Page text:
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Clin Endocrinol (Oxf). 2012 Feb;76(2):196-200. doi: 10.1111/j.1365-2265.2011.04197.x.

The effect of parathyroidectomy on neuropsychological symptoms and biochemical parameters in patients with asymptomatic primary hyperparathyroidism.

Author information

1
Academic Endocrinology, Diabetes and Metabolism, Hull York Medical School, Hull, UK. hassan.kahal@yahoo.co.uk

Abstract

BACKGROUND:

With increased biochemical screening, primary hyperparathyroidism (pHPT) is often discovered incidentally whilst patients are asymptomatic.

OBJECTIVE:

To assess the impact of parathyroidectomy on neuropsychological symptoms and biochemical parameters in people with asymptomatic pHPT, whilst controlling for the surgical procedure. PATIENTS/DESIGN/MEASUREMENTS: Twenty-four patients with asymptomatic pHPT requiring parathyroidectomy, in accordance with National Institutes for Health recommendations, were recruited prospectively. A control group of 23 subjects was recruited simultaneously from consecutive patients undergoing diagnostic hemithyroidectomy (HT) for benign thyroid nodules. Operations were performed by a single surgeon. Biochemical investigations and neuropsychological symptoms were measured preoperatively and 3 months after surgery. Neuropsychological symptoms were measured using the Hospital Anxiety (HAD-A) and Depression (HAD-D) scales and the Mood Rating Scale (MRS).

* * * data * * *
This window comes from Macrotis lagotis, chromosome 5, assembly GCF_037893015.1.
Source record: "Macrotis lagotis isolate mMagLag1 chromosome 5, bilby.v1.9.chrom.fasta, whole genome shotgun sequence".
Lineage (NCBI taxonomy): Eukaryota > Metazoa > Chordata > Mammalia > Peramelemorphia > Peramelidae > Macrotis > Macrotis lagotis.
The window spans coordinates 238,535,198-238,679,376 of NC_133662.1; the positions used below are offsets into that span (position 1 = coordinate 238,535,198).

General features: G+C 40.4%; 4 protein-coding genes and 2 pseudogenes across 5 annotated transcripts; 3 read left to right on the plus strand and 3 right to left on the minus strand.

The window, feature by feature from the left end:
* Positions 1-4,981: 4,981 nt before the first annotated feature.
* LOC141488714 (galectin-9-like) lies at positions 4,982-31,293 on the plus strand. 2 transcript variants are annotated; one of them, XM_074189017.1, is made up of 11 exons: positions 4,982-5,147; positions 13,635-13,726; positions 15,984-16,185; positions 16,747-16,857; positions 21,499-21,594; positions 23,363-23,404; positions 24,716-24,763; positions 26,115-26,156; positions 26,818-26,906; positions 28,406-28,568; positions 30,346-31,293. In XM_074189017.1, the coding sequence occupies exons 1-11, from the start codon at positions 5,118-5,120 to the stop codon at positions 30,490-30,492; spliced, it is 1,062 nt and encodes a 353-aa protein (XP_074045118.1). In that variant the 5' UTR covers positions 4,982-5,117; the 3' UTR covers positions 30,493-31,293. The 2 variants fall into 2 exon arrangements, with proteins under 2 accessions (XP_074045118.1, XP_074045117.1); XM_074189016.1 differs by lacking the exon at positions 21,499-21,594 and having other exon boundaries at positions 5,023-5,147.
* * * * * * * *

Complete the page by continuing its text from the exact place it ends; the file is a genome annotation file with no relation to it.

RESULTS:

Postoperatively, calcium and parathyroid hormone normalized in all patients in the pHPT group. Patients with pHPT showed a significant improvement in neuropsychological symptoms with a pre- and postoperative mean change of 2·45 ± 2·57 (P < 0·05) on HAD-A, 2·79 ± 3·85 (P < 0·05) on HAD-D, and 3·2 ± 4·57 (P < 0·05) on MRS, parameters that were unaltered in the HT group. The differences between the two groups remained statistically significant after adjustment for age and sex for HAD-D (mean change 2·8, 95% CI = 0·3, 5·3, P = 0·025) and MRS (mean difference 3·5, 95% CI = 0·4, 6·7, P = 0·027) but not for HAD-A (mean difference 1·5, 95% CI = -0·8, 3·8, P = 0·20). For all three mental health scores, there were no significant associations with either age or sex.

CONCLUSIONS:

Asymptomatic pHPT is associated with neuropsychological symptoms that improve after parathyroidectomy.

[Indexed for MEDLINE]

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